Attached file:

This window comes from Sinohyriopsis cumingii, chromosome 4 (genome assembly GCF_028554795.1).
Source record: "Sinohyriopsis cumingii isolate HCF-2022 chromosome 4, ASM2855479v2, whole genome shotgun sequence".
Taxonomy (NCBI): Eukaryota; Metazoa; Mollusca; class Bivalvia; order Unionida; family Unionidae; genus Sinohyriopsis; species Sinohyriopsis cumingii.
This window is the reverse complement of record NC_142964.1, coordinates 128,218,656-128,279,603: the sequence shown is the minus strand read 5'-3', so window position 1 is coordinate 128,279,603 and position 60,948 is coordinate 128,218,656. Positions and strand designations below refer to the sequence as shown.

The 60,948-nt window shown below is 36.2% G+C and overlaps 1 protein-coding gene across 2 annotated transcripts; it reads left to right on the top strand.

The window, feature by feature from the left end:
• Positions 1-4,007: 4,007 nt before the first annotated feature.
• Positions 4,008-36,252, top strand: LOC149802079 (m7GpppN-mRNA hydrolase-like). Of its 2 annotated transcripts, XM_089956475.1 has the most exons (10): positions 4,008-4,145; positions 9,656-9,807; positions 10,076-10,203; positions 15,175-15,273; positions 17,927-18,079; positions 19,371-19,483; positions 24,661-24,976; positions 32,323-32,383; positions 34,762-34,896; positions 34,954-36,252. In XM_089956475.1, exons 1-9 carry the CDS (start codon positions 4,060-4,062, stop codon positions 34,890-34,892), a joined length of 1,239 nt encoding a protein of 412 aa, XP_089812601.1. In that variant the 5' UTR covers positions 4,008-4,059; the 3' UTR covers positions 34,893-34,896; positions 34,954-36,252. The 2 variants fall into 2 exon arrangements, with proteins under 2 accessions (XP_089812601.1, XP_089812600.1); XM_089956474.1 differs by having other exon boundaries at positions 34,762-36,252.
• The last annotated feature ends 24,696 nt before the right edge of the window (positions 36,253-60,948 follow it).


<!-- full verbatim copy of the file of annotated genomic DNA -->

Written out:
This window comes from Sinohyriopsis cumingii, chromosome 4 (genome assembly GCF_028554795.1).
Source record: "Sinohyriopsis cumingii isolate HCF-2022 chromosome 4, ASM2855479v2, whole genome shotgun sequence".
Taxonomy (NCBI): Eukaryota; Metazoa; Mollusca; class Bivalvia; order Unionida; family Unionidae; genus Sinohyriopsis; species Sinohyriopsis cumingii.
This window is the reverse complement of record NC_142964.1, coordinates 128,218,656-128,279,603: the sequence shown is the minus strand read 5'-3', so window position 1 is coordinate 128,279,603 and position 60,948 is coordinate 128,218,656. Positions and strand designations below refer to the sequence as shown.

The 60,948-nt window shown below is 36.2% G+C and overlaps 1 protein-coding gene across 2 annotated transcripts; it reads left to right on the top strand.

The window, feature by feature from the left end:
• Positions 1-4,007: 4,007 nt before the first annotated feature.
• Positions 4,008-36,252, top strand: LOC149802079 (m7GpppN-mRNA hydrolase-like). Of its 2 annotated transcripts, XM_089956475.1 has the most exons (10): positions 4,008-4,145; positions 9,656-9,807; positions 10,076-10,203; positions 15,175-15,273; positions 17,927-18,079; positions 19,371-19,483; positions 24,661-24,976; positions 32,323-32,383; positions 34,762-34,896; positions 34,954-36,252. In XM_089956475.1, exons 1-9 carry the CDS (start codon positions 4,060-4,062, stop codon positions 34,890-34,892), a joined length of 1,239 nt encoding a protein of 412 aa, XP_089812601.1. In that variant the 5' UTR covers positions 4,008-4,059; the 3' UTR covers positions 34,893-34,896; positions 34,954-36,252. The 2 variants fall into 2 exon arrangements, with proteins under 2 accessions (XP_089812601.1, XP_089812600.1); XM_089956474.1 differs by having other exon boundaries at positions 34,762-36,252.
• The last annotated feature ends 24,696 nt before the right edge of the window (positions 36,253-60,948 follow it).